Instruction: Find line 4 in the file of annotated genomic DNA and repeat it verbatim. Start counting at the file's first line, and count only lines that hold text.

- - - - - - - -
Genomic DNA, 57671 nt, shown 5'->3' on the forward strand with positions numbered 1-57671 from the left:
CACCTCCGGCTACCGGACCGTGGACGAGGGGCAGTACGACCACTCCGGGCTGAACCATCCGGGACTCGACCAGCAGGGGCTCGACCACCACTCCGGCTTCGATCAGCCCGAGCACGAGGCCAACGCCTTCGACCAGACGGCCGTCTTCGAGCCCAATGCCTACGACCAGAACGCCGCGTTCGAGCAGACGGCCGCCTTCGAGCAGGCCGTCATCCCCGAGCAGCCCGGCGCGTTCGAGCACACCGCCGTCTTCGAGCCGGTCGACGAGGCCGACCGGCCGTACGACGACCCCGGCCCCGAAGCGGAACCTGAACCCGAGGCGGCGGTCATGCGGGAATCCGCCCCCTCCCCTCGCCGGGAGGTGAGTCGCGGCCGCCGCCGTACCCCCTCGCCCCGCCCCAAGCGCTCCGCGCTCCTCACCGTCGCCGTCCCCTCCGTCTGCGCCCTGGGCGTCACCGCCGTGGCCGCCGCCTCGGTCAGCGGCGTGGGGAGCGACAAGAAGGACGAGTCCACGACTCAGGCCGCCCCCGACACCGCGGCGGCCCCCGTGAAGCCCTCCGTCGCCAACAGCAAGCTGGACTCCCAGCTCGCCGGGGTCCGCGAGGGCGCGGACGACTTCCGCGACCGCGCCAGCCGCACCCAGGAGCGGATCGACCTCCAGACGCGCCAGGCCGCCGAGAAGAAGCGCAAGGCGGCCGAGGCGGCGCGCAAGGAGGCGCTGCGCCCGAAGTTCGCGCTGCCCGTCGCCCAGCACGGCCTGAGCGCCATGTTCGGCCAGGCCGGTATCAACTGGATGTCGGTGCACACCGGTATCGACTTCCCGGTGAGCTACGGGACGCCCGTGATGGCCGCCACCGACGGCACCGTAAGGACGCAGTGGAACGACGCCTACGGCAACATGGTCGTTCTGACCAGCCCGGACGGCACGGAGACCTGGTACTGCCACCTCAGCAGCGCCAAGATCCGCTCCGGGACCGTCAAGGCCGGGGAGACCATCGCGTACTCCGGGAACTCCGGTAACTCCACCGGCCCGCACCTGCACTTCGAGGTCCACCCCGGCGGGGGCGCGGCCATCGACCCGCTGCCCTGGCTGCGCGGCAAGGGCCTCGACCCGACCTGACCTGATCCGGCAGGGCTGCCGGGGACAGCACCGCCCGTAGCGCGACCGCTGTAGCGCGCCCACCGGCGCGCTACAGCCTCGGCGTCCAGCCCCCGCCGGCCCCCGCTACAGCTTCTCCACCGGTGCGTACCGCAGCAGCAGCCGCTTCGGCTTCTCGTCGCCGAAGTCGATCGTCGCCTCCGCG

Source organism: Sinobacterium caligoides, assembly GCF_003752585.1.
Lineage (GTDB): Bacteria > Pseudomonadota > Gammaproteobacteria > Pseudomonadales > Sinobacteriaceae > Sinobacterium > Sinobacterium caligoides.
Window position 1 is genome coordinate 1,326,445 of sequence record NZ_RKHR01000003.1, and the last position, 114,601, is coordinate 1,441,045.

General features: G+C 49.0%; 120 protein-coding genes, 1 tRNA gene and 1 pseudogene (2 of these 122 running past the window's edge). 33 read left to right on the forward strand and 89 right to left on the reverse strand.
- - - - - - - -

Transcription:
Lineage (GTDB): Bacteria > Pseudomonadota > Gammaproteobacteria > Pseudomonadales > Sinobacteriaceae > Sinobacterium > Sinobacterium caligoides.